Arusha, June 6, 2001 (FH) Proceedings in the so-called Cyangugu Trial of three genocide suspects became tense on Wednesday before the International Criminal Tribunal for Rwanda (ICTR), as prosecution alleged that a second defence investigator in the case had links to one of the accused. The 38th prosecution witness, dubbed "MF" to protect his identity, told the court that a former director-general of the Rwandan Transport Ministry had "links" in 1994 with ex-Transport André Ntagerura, one of the accused in the case.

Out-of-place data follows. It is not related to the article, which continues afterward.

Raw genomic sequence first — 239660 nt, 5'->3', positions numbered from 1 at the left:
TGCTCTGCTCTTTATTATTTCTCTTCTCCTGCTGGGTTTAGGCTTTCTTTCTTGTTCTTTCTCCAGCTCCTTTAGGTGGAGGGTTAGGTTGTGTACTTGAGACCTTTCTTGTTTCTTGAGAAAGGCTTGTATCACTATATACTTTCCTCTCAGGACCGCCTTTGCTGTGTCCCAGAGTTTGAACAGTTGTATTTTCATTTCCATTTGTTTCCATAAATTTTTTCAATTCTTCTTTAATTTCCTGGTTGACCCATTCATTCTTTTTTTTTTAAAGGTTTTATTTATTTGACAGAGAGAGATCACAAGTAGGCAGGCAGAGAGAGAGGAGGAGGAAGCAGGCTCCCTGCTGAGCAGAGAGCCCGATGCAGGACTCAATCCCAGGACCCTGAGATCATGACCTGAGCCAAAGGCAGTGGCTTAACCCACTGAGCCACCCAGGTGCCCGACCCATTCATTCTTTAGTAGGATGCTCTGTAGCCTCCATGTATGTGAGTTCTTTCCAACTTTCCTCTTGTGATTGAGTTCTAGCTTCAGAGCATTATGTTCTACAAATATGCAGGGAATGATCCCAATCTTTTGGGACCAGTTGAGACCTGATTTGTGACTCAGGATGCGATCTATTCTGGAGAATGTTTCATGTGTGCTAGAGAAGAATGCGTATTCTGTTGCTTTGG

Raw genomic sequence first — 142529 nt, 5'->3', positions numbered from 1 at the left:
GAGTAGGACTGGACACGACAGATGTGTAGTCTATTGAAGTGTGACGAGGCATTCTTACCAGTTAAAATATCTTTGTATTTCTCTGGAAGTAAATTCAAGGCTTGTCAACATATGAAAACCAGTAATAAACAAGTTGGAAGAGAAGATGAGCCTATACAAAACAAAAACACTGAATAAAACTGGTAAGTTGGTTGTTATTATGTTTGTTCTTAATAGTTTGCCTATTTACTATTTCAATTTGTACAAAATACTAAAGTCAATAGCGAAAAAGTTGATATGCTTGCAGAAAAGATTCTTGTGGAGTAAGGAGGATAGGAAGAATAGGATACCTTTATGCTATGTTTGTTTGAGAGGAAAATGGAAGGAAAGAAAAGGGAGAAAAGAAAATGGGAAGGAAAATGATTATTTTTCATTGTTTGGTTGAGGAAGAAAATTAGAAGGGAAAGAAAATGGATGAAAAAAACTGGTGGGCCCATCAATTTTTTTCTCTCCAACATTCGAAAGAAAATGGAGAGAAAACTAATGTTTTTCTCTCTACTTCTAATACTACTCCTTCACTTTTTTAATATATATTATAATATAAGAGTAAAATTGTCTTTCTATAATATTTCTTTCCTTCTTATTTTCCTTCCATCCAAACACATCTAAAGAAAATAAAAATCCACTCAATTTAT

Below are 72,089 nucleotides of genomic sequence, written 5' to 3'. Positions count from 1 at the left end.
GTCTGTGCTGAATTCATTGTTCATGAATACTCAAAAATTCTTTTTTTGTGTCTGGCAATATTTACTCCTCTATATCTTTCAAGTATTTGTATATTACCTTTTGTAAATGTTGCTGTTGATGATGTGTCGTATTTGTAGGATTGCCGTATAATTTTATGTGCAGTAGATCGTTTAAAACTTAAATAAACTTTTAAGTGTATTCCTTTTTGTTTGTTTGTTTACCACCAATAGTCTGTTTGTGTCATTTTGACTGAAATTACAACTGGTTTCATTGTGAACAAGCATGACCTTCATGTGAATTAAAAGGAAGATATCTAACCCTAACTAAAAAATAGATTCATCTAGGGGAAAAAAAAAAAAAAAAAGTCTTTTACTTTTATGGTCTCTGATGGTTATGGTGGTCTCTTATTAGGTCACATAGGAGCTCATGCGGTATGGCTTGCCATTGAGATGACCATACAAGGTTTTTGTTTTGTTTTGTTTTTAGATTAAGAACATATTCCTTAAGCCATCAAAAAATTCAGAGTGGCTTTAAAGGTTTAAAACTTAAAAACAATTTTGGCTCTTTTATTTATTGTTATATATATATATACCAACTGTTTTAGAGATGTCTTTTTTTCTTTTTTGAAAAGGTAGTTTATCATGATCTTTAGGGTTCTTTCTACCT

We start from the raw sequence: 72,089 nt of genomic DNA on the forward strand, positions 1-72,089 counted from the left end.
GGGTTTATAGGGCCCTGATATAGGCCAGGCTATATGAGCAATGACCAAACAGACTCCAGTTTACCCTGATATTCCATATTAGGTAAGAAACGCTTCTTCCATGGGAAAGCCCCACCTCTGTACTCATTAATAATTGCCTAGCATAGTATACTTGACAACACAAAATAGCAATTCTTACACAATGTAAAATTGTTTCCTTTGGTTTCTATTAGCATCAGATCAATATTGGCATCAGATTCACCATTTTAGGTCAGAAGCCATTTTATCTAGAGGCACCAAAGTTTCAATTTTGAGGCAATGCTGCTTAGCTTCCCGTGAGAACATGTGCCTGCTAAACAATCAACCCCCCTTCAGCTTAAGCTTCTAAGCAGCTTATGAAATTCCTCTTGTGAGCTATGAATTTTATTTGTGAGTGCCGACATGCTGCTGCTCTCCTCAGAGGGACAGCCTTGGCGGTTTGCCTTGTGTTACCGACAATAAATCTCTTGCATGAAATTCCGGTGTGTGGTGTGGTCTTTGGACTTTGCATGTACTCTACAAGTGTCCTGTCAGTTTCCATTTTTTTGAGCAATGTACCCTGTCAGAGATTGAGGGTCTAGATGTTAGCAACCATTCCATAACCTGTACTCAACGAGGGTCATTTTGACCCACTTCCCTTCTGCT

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The former director-general, it unfolded in court, is Ntagerura's current defence investigator Habyarimana Malien. Habyarimana's name cropped up amidst fierce objection by the defence, as prosecutor Richard Karegyesa of Uganda asked witness MF about the then government-run ONATRACOM buses in Rwanda. MF told the court that after the war in 1994, he was informed by drivers who went to fetch ONTRACOM buses in Zaire (now DRC) that a "team" of former Rwandan officials including Habyarimana (Malien) had sold some of those public buses across the border. He volunteered further information but was cut off by defence objections. Prosecution went ahead to state that there were "elements indicated between the said person and Ntagerura". However, Ntagerura's French lawyer Benoit Henri stood in objection, almost in unison with his co-counsel. "Where is the relevance of this apart from sabotaging the defence strategy?" the lawyer protested. "I am asking myself what is the honesty of these manoeuvres by the prosecution," said Henri, while French co-counsel Hamuli Rety said: "The issues being raised by this line of questioning arevery serious. "At this point, the Chamber intervened to say that the prosecution's line of questioning was not appropriate. "You have means at your disposal to deal with these matters," said the court. The prosecution then said that there might be possible breach of a witness protection order "because the said defence investigator appeared to have been stalking Witness MF on Sunday June 3rd". But the Chamber halted further debate on the issue. "If you had some complaint, you should have raised it in court. Don't go about it in a round about manner," the court told prosecution. The Chamber said it would not take account of the proceedings mentioning the investigator because the issue had been raised in an "improper manner". Ntagerura is being tried jointly with former Cyangugu military commander Samuel Imanishimwe and former Cyangugu prefect Emmanuel Bagambiki. The three are charged with genocide and crimes against humanity for their alleged roles in massacres of Tutsis in Cyangugu during the 1994 genocide. Siméon Nshamihigo, defence investigator for the accused Imanishimwe, was arrested on May 19th at the request of the ICTR Prosecutor. He is under investigation for involvement in the genocide, and currently in ICTR provisional detention. The Cyangugu case is before Trial Chamber Three of the ICTR, composed of judges Lloyd Williams of St. Kitts and Nevis (presiding), Judge Yakov Ostrovsky of Russia and Pavel Dolenc of Slovenia. Judge Ostrovsky has been absent from court since Monday, with informed sources saying this was for health reasons. Meanwhile, Bagambiki on Wednesday refused to appear in court after the Chamber ruled that he would not be allowed to ask witnesses questions. He had previously been granted the right to cross-question a witness as an "exceptional measure". The court instructed the ICTR Registry to write to Bagambiki, informing him of his right to come to court, but said it would not halt proceedings. "In an international Tribunal, we do not find it upon us to use coercion to get the accused to come to court," said Judge Williams. SW/JC/MBR/FH (CY0606e)